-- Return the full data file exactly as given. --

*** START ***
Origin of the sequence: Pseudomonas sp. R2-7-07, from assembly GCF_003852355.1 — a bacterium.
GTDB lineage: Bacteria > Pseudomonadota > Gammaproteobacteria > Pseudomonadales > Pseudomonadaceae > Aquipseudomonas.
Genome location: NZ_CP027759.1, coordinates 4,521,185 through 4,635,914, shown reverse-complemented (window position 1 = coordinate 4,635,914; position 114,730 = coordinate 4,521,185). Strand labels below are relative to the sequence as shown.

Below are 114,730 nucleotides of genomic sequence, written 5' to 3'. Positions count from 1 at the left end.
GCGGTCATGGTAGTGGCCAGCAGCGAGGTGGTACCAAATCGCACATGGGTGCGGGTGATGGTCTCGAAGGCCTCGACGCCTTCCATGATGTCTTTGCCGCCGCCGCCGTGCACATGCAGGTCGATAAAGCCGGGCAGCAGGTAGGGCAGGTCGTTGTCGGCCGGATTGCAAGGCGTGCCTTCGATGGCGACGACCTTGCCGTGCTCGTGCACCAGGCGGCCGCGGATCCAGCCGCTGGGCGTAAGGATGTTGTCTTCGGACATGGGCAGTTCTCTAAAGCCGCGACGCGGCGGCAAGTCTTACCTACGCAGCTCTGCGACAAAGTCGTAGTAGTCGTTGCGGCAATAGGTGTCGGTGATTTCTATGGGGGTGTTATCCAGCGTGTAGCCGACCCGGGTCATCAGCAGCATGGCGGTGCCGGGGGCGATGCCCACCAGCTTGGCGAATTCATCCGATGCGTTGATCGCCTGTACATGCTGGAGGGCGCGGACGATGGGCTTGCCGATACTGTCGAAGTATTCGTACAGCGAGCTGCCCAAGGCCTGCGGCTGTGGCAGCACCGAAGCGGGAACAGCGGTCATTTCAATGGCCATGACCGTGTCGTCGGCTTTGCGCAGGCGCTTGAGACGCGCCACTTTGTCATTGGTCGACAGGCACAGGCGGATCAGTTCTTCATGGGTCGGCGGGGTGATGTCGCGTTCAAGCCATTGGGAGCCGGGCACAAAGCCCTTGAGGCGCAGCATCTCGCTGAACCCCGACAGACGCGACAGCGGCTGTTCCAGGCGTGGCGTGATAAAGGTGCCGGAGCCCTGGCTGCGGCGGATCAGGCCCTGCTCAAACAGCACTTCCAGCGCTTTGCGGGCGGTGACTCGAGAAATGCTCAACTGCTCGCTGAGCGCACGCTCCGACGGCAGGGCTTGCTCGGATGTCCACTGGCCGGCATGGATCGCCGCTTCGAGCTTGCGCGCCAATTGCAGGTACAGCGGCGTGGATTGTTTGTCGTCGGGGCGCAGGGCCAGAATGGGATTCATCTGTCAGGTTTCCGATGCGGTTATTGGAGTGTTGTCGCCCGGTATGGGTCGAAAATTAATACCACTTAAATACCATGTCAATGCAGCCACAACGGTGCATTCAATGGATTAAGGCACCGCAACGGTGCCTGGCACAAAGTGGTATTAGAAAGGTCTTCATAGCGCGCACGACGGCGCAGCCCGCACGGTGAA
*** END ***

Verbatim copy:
Origin of the sequence: Pseudomonas sp. R2-7-07, from assembly GCF_003852355.1 — a bacterium.
GTDB lineage: Bacteria > Pseudomonadota > Gammaproteobacteria > Pseudomonadales > Pseudomonadaceae > Aquipseudomonas.
Genome location: NZ_CP027759.1, coordinates 4,521,185 through 4,635,914, shown reverse-complemented (window position 1 = coordinate 4,635,914; position 114,730 = coordinate 4,521,185). Strand labels below are relative to the sequence as shown.

Below are 114,730 nucleotides of genomic sequence, written 5' to 3'. Positions count from 1 at the left end.
GCGGTCATGGTAGTGGCCAGCAGCGAGGTGGTACCAAATCGCACATGGGTGCGGGTGATGGTCTCGAAGGCCTCGACGCCTTCCATGATGTCTTTGCCGCCGCCGCCGTGCACATGCAGGTCGATAAAGCCGGGCAGCAGGTAGGGCAGGTCGTTGTCGGCCGGATTGCAAGGCGTGCCTTCGATGGCGACGACCTTGCCGTGCTCGTGCACCAGGCGGCCGCGGATCCAGCCGCTGGGCGTAAGGATGTTGTCTTCGGACATGGGCAGTTCTCTAAAGCCGCGACGCGGCGGCAAGTCTTACCTACGCAGCTCTGCGACAAAGTCGTAGTAGTCGTTGCGGCAATAGGTGTCGGTGATTTCTATGGGGGTGTTATCCAGCGTGTAGCCGACCCGGGTCATCAGCAGCATGGCGGTGCCGGGGGCGATGCCCACCAGCTTGGCGAATTCATCCGATGCGTTGATCGCCTGTACATGCTGGAGGGCGCGGACGATGGGCTTGCCGATACTGTCGAAGTATTCGTACAGCGAGCTGCCCAAGGCCTGCGGCTGTGGCAGCACCGAAGCGGGAACAGCGGTCATTTCAATGGCCATGACCGTGTCGTCGGCTTTGCGCAGGCGCTTGAGACGCGCCACTTTGTCATTGGTCGACAGGCACAGGCGGATCAGTTCTTCATGGGTCGGCGGGGTGATGTCGCGTTCAAGCCATTGGGAGCCGGGCACAAAGCCCTTGAGGCGCAGCATCTCGCTGAACCCCGACAGACGCGACAGCGGCTGTTCCAGGCGTGGCGTGATAAAGGTGCCGGAGCCCTGGCTGCGGCGGATCAGGCCCTGCTCAAACAGCACTTCCAGCGCTTTGCGGGCGGTGACTCGAGAAATGCTCAACTGCTCGCTGAGCGCACGCTCCGACGGCAGGGCTTGCTCGGATGTCCACTGGCCGGCATGGATCGCCGCTTCGAGCTTGCGCGCCAATTGCAGGTACAGCGGCGTGGATTGTTTGTCGTCGGGGCGCAGGGCCAGAATGGGATTCATCTGTCAGGTTTCCGATGCGGTTATTGGAGTGTTGTCGCCCGGTATGGGTCGAAAATTAATACCACTTAAATACCATGTCAATGCAGCCACAACGGTGCATTCAATGGATTAAGGCACCGCAACGGTGCCTGGCACAAAGTGGTATTAGAAAGGTCTTCATAGCGCGCACGACGGCGCAGCCCGCACGGTGAA